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ICRP Activities

The work of ICRP helps to prevent cancer and other diseases and effects associated with exposure to ionising radiation, and to protect the environment.

ICRP is an independent, international organization that advances for the public benefit the science of radiological protection, in particular by providing recommendations and guidance on all aspects of protection against ionizing radiation.

ICRP is a Registered Charity (a not-for-profit organisation) in the United Kingdom, and has a Scientific Secretariat in Ottawa, Canada.

Structure

ICRP is comprised of a Main Commission, a Scientific Secretariat, five standing Committees (on Effects, Doses, Medicine, Application, and the Environment), and a series of Task Groups and Working Parties.

The Main Commission and the Scientific Secretariat work together to direct, organize, and oversee the work of ICRP. All ICRP reports are approved by the Main Commission prior to publication.

The Committees advise the Main Commission in their area of expertise. They direct the work of Task Groups, and play an important role in ensuring the quality of ICRP reports.

Task Groups are established to undertake a specific task, normally the production of a single ICRP publication, and are generally comprised of a mixture of Committee members and other experts in the field invited to contribute to the work.

Working Parties are normally formed of Committee members to explore particular issues, and are sometimes transformed into Task Groups if their work is to result in an ICRP publication.

Members

ICRP consists of eminent scientists and policy makers in the field of radiological protection. All members of the Main Commission, Committees, and Task Groups are volunteers, most whose employers pay for their time and travel expenses to work with ICRP. Some volunteer their time outside of regular work or after retirement. Members are invited to serve with ICRP based on the skills and knowledge they bring to the work, and as such do not represent their countries or employers when working with ICRP.

The Work of ICRP

In preparing its recommendations, ICRP considers the fundamental principles and quantitative bases upon which appropriate radiation protection measures can be established, while leaving to the various national protection bodies the responsibility of formulating the specific advice, codes of practice, or regulations that are best suited to the needs of their individual countries.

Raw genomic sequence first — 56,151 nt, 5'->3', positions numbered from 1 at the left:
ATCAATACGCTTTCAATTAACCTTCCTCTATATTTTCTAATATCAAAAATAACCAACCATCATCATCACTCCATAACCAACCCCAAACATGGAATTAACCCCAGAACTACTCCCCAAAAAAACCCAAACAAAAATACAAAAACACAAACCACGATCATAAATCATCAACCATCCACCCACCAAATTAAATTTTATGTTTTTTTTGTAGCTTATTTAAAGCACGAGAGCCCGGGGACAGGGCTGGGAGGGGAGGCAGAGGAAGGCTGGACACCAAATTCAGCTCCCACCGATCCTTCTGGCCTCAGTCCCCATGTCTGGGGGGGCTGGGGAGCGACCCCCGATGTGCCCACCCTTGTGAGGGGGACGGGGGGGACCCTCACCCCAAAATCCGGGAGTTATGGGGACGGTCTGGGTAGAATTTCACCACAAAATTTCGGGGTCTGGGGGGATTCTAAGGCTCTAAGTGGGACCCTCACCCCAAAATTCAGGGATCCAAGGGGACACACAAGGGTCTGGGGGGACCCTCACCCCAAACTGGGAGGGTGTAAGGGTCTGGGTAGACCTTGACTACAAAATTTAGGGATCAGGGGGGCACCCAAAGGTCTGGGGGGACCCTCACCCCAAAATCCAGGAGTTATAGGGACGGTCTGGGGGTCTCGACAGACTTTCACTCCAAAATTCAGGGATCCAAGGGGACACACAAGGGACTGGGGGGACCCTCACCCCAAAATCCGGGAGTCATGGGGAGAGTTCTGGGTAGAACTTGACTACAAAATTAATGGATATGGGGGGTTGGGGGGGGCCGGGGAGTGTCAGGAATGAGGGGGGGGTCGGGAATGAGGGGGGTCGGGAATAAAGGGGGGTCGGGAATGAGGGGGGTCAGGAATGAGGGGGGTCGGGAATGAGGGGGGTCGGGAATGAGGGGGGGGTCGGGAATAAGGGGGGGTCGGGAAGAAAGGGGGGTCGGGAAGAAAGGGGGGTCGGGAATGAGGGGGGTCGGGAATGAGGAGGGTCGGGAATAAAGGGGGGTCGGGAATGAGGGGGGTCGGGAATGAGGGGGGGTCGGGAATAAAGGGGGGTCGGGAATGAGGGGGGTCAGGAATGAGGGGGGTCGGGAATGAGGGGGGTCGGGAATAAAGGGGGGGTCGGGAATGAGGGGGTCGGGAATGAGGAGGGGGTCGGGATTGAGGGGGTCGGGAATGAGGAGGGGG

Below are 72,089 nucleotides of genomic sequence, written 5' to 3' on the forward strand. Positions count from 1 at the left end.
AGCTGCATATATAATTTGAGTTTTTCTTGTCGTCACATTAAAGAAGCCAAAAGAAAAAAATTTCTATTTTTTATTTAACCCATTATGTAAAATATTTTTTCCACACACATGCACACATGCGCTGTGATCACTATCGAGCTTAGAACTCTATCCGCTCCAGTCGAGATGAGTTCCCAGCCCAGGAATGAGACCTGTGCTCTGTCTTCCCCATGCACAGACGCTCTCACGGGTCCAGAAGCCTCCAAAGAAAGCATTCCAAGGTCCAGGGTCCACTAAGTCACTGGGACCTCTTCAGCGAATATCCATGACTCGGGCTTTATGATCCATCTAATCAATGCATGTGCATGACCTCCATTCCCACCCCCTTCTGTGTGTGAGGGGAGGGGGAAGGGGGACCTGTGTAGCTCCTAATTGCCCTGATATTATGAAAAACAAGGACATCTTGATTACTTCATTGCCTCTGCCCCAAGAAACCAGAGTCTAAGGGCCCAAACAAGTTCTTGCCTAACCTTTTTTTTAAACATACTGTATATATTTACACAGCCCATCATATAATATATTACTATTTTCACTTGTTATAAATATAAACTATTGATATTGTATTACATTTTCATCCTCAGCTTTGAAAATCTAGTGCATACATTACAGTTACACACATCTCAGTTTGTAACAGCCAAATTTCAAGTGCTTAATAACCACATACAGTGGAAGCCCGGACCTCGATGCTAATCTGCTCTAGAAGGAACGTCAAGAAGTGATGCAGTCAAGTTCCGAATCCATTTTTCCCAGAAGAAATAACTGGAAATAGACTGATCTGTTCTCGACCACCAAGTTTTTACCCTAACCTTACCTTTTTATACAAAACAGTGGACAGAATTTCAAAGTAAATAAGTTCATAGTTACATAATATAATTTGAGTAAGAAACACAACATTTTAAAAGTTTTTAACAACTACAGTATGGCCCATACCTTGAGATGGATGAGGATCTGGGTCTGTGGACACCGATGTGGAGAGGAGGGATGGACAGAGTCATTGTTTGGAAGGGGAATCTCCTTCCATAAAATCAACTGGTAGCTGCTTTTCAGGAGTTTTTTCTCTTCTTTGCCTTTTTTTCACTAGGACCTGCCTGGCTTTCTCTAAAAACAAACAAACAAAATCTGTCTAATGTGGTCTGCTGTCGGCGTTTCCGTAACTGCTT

ICRP has published well over one hundred publications on all aspects of radiological protection. Most address a particular area within radiological protection, but a handful of publications, the so-called fundamental recommendations, each describe the overall system of radiological protection. The system of radiological protection is based on the current understanding of the science of radiation exposures and effects, and value judgements. These value judgements take into account societal expectations, ethics, and experience gained in application of the system. As the understanding of the science and societal expectations have evolved over time, so too has the system of radiological protection. As well, the recommendations continue to take into account novel uses of radiation in medicine and other fields to help ensure an adequate level of safety under all circumstances.

ICRP offers its recommendations to regulatory and advisory agencies and provides advice the intended to be of help to management and professional staff with responsibilities for radiological protection. Legislation in most countries adheres closely to ICRP recommendations. The International Atomic Energy Agency (IAEA) International Basic Safety Standards for Protection against Ionizing Radiation and for the Safety of Radiation Sources is based heavily on ICRP recommendations, and the International Labour Organisation (ILO) Convention 115, Radiation Protection Convention, General Observation 1992, refers specifically to the recommendations of ICRP. ICRP recommendations form the basis of radiological protection standards, legislation, programmes, and practice worldwide.

History

ICRP was established in 1928 at the second International Congress of Radiology to respond to growing concerns about the effects of ionizing radiation being observed in the medical community. At the time it was called the International X-ray and Radium Protection Committee, but was restructured to better take account of uses of radiation outside the medical area and given its present name in 1950.

Originally, ICRP published its recommendations and advice as papers in various scientific journals in the fields of medicine and physics. Since 1959, ICRP has its own series of publications, since 1977 in the shape of a scientific journal, the Annals of the ICRP, which is published Elsevier Science.







Constitution

Code of Ethics

The History of ICRP and the Evolution of its Policies (published in ICRP Publication 109)


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